φout [i]=p*φ out [i−1]+(1−p)*φin [i]
where p denotes the pole of the filter and has a value between 0 and 1.
12. A device for the numeric control of the buffer for asynchronous networks, comprising:
means for obtaining a statistical estimation of a received data flow temporal distribution by one or more of:
carrying out a statistical estimation of the received data flow time distribution according to the input phase, or
providing a model, known in advance, of the received data flow and comparing said received data flow model with a statistical estimation of the received data flow time distribution carried out according to the input phase;
means for deducing a source frequency estimation and obtaining one or more statistical parameters of said data time distribution statistical estimation;
means for sending said source frequency estimation and said one or more parameters to one or more blocks for the buffer control which define a read out statistical pointer;
means for controlling the buffer through the input phase measured value; and
means for carrying out an algebraic sum of the input phase to compute the phase error.
13. A device for the numeric control of the buffer for asynchronous networks, comprising:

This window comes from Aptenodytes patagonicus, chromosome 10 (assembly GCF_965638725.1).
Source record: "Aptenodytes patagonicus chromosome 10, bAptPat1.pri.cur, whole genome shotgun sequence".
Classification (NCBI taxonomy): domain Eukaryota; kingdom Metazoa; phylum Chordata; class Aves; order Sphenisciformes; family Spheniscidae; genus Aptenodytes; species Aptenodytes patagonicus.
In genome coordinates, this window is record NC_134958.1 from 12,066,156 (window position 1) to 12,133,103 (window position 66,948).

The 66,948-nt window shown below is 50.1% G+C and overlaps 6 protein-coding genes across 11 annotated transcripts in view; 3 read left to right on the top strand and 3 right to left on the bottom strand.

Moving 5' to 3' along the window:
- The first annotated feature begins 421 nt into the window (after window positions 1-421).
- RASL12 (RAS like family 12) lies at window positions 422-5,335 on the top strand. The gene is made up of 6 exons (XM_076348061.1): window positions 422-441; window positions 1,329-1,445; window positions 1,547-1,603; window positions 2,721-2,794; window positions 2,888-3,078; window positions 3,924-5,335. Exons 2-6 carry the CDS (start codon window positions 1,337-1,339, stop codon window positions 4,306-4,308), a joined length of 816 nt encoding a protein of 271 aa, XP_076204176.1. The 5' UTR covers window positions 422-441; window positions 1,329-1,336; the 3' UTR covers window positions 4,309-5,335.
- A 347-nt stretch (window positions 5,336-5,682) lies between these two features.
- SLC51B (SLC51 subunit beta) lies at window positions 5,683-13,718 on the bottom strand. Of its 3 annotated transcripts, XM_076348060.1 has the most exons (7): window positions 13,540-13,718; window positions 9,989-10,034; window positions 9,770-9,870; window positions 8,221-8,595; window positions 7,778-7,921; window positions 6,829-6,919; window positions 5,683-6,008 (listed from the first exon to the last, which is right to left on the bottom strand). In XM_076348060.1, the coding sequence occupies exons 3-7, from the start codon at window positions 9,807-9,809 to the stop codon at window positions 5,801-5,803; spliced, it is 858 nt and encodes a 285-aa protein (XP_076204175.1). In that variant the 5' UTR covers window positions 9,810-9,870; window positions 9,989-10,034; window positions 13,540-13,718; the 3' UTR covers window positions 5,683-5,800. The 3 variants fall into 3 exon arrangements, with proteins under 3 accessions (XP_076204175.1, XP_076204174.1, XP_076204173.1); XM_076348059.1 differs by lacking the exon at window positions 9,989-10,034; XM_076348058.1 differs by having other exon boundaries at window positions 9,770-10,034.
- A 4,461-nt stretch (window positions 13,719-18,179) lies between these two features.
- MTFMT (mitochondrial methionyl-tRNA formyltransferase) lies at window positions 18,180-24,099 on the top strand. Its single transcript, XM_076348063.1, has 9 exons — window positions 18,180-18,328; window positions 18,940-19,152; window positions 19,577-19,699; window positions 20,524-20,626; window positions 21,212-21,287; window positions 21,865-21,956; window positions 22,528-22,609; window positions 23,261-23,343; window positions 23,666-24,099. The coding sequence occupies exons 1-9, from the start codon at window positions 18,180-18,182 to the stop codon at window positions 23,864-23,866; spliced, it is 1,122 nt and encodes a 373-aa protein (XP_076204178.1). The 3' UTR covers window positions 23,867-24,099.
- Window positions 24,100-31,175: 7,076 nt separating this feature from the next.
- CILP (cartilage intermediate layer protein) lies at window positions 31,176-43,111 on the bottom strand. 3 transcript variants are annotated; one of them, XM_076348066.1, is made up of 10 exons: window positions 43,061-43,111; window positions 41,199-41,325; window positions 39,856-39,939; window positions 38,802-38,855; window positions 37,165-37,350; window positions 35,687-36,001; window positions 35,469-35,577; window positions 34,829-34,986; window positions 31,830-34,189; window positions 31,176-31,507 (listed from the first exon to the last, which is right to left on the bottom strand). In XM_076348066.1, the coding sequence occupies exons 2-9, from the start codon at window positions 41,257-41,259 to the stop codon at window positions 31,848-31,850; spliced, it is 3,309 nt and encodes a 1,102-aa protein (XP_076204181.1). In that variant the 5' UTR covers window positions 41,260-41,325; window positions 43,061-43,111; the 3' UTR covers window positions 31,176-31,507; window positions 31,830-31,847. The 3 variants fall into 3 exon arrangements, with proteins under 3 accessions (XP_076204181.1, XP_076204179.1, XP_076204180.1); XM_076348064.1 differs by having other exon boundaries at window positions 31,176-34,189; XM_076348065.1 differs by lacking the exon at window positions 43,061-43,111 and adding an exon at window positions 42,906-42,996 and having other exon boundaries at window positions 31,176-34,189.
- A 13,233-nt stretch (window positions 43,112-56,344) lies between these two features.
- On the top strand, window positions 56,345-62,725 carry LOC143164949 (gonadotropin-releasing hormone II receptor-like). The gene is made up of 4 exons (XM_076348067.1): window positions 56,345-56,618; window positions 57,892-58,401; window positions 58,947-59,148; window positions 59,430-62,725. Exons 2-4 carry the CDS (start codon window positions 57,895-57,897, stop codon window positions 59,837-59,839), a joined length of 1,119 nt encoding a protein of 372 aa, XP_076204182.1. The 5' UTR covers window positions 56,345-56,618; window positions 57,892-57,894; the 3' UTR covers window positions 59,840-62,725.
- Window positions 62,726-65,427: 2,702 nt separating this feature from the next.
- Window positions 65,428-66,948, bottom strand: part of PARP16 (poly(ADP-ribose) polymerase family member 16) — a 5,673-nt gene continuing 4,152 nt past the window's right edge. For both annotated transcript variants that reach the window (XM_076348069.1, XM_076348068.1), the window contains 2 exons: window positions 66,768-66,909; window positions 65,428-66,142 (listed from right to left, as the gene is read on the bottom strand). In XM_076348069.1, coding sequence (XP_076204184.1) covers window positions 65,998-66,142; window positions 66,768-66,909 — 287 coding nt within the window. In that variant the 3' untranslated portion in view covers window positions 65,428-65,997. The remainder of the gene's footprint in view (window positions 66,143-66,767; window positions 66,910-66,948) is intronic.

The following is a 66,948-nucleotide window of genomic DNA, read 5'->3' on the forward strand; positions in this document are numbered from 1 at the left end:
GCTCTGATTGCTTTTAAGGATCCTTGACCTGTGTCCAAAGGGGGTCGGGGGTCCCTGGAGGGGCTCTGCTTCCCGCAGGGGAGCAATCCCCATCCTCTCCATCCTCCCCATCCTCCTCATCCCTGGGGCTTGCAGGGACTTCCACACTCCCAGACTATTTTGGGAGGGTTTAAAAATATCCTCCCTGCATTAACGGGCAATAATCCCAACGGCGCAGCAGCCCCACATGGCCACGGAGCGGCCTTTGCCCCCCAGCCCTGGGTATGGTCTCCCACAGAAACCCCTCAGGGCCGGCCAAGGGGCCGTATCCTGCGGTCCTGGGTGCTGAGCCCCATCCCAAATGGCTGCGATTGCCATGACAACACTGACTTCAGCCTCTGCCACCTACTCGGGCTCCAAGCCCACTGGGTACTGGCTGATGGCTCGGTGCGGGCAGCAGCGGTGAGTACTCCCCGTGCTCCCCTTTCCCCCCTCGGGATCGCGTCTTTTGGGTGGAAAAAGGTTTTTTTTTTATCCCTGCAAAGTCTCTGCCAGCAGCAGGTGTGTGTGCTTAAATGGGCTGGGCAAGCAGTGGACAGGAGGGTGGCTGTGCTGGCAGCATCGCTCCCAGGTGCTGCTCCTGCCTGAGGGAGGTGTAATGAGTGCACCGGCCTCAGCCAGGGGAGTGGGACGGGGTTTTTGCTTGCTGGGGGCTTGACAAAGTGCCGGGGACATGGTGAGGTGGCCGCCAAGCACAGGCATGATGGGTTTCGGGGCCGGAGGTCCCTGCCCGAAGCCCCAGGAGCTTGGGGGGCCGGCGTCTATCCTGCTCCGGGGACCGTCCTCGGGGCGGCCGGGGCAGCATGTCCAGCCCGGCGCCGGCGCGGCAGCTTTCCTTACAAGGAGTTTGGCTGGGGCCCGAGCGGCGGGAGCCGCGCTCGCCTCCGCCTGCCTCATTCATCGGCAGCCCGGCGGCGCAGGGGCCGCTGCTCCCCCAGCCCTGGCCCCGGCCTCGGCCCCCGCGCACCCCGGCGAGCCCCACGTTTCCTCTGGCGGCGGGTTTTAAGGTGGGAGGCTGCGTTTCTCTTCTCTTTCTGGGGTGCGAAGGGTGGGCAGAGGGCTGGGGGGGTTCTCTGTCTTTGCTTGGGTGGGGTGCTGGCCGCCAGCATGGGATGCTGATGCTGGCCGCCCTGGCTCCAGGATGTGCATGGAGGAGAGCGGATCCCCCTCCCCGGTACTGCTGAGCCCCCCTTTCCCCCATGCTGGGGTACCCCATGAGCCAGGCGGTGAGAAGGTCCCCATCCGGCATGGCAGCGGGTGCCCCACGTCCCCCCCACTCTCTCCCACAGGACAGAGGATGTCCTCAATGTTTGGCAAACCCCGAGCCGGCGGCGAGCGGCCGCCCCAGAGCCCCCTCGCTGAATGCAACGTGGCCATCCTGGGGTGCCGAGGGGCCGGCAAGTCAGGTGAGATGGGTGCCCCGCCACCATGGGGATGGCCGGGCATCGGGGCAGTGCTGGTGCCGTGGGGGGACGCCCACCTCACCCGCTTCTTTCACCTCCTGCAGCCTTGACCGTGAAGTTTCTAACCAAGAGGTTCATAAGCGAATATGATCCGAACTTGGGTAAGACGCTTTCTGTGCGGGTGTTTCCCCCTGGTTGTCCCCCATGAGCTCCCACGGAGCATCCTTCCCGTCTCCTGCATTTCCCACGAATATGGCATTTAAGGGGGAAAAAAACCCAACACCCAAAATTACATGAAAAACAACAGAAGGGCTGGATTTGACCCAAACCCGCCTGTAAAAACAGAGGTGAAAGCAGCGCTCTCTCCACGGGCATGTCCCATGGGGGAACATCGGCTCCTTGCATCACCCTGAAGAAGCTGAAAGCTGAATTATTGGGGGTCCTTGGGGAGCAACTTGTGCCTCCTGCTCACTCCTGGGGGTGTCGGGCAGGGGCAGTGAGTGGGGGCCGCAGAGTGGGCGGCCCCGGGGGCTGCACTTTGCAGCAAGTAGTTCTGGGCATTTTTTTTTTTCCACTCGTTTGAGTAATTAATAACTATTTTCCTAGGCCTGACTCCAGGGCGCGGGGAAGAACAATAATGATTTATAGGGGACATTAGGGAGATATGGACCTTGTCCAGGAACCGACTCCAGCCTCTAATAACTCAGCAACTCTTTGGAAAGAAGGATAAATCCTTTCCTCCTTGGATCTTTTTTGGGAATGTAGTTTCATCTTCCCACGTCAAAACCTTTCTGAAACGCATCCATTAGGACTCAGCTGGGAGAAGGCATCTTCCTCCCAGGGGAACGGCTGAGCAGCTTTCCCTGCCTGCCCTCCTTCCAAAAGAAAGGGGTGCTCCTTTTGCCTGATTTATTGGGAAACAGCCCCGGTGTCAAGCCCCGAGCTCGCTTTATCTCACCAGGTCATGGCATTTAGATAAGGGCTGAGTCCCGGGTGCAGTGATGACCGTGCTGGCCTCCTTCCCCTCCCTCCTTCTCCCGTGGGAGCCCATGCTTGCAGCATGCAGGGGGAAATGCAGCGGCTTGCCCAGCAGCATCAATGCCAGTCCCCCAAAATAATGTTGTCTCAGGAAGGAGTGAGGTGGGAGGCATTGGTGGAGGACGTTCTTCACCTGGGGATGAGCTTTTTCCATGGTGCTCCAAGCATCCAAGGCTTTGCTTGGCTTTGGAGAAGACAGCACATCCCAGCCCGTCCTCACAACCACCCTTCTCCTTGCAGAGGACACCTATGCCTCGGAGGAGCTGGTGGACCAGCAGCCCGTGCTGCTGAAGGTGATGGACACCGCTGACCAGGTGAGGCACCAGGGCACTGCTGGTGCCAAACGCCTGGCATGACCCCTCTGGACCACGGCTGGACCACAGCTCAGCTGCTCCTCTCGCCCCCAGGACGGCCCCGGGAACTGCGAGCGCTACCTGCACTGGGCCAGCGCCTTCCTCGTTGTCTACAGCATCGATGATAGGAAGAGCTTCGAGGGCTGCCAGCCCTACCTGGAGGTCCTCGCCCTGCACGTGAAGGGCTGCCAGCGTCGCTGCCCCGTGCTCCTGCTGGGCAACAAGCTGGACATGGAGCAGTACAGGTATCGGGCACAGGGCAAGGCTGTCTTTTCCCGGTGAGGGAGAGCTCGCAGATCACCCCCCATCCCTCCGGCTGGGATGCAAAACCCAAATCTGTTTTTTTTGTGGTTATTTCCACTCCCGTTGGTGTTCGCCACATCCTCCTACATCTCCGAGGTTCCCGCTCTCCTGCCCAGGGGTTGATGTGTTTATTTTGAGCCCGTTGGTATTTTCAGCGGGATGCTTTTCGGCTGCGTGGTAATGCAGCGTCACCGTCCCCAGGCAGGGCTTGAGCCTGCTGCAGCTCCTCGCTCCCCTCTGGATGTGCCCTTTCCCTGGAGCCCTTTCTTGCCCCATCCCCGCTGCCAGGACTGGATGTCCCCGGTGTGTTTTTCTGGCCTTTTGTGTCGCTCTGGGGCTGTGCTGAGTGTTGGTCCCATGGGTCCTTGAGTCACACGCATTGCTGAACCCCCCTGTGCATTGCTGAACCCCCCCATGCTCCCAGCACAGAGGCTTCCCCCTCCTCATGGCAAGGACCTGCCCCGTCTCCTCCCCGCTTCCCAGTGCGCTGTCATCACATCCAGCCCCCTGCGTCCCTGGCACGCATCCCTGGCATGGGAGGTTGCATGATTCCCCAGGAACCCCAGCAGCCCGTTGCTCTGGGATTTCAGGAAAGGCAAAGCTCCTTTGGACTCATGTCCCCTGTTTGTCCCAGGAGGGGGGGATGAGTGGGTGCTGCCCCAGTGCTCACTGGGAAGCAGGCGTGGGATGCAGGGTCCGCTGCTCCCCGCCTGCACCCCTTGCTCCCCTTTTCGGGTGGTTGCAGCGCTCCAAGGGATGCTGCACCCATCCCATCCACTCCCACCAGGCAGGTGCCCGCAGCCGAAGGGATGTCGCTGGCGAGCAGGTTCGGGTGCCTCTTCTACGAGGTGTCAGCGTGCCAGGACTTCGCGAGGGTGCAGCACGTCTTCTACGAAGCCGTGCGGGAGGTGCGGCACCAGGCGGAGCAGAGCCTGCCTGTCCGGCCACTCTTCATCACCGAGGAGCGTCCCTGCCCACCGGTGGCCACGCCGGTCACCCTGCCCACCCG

means for obtaining a statistical estimation of a received data flow temporal distribution by one or more of:
carrying out a statistical estimation of the received data flow time distribution according to the input phase, or providing a model, known in advance, of the received data flow and comparing said received data flow model with a statistical estimation of the received data flow time distribution carried out according to the input phase:
means for deducing a source frequency estimation and obtaining one or more statistical parameters of said data time distribution statistical estimation;
means for sending said source frequency estimation and said one or more parameters to one or more blocks for the buffer control which define a read out statistical pointer;
means for controlling the buffer through the input phase measured value; and
means for driving a local oscillator through the source frequency estimation and a residual phase error of the system.